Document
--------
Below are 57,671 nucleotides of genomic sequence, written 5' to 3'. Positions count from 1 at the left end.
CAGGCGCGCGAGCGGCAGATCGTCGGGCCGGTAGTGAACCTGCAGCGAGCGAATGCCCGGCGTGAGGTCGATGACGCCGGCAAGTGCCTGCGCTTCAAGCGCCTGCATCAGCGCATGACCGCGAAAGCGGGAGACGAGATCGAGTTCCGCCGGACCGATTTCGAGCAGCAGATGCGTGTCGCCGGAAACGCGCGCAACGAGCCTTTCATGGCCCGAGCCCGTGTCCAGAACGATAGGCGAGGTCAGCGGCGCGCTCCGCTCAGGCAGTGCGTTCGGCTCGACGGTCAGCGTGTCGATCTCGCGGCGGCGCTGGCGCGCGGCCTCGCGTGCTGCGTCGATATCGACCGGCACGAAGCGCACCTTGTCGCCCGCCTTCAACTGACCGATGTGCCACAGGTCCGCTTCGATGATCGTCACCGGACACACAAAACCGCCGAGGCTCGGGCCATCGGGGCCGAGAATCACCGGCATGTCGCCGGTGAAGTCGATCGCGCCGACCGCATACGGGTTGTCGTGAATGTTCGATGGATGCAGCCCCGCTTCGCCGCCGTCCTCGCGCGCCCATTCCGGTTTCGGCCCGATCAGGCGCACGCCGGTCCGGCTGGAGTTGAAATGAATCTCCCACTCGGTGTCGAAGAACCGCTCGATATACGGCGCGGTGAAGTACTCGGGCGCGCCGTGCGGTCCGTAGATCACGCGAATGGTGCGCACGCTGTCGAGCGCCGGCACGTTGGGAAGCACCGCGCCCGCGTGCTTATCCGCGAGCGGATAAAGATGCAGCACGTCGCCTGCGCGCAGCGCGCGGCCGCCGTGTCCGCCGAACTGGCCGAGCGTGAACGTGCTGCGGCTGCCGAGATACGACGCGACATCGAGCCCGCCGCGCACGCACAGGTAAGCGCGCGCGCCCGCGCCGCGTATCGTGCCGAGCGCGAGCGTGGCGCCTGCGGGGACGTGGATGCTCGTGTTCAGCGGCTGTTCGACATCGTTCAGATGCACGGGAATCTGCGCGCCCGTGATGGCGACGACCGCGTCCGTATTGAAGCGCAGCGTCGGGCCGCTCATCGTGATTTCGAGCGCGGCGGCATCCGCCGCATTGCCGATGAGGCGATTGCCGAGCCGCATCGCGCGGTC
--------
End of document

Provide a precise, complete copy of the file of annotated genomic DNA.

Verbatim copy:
Below are 57,671 nucleotides of genomic sequence, written 5' to 3'. Positions count from 1 at the left end.
CAGGCGCGCGAGCGGCAGATCGTCGGGCCGGTAGTGAACCTGCAGCGAGCGAATGCCCGGCGTGAGGTCGATGACGCCGGCAAGTGCCTGCGCTTCAAGCGCCTGCATCAGCGCATGACCGCGAAAGCGGGAGACGAGATCGAGTTCCGCCGGACCGATTTCGAGCAGCAGATGCGTGTCGCCGGAAACGCGCGCAACGAGCCTTTCATGGCCCGAGCCCGTGTCCAGAACGATAGGCGAGGTCAGCGGCGCGCTCCGCTCAGGCAGTGCGTTCGGCTCGACGGTCAGCGTGTCGATCTCGCGGCGGCGCTGGCGCGCGGCCTCGCGTGCTGCGTCGATATCGACCGGCACGAAGCGCACCTTGTCGCCCGCCTTCAACTGACCGATGTGCCACAGGTCCGCTTCGATGATCGTCACCGGACACACAAAACCGCCGAGGCTCGGGCCATCGGGGCCGAGAATCACCGGCATGTCGCCGGTGAAGTCGATCGCGCCGACCGCATACGGGTTGTCGTGAATGTTCGATGGATGCAGCCCCGCTTCGCCGCCGTCCTCGCGCGCCCATTCCGGTTTCGGCCCGATCAGGCGCACGCCGGTCCGGCTGGAGTTGAAATGAATCTCCCACTCGGTGTCGAAGAACCGCTCGATATACGGCGCGGTGAAGTACTCGGGCGCGCCGTGCGGTCCGTAGATCACGCGAATGGTGCGCACGCTGTCGAGCGCCGGCACGTTGGGAAGCACCGCGCCCGCGTGCTTATCCGCGAGCGGATAAAGATGCAGCACGTCGCCTGCGCGCAGCGCGCGGCCGCCGTGTCCGCCGAACTGGCCGAGCGTGAACGTGCTGCGGCTGCCGAGATACGACGCGACATCGAGCCCGCCGCGCACGCACAGGTAAGCGCGCGCGCCCGCGCCGCGTATCGTGCCGAGCGCGAGCGTGGCGCCTGCGGGGACGTGGATGCTCGTGTTCAGCGGCTGTTCGACATCGTTCAGATGCACGGGAATCTGCGCGCCCGTGATGGCGACGACCGCGTCCGTATTGAAGCGCAGCGTCGGGCCGCTCATCGTGATTTCGAGCGCGGCGGCATCCGCCGCATTGCCGATGAGGCGATTGCCGAGCCGCATCGCGCGGTC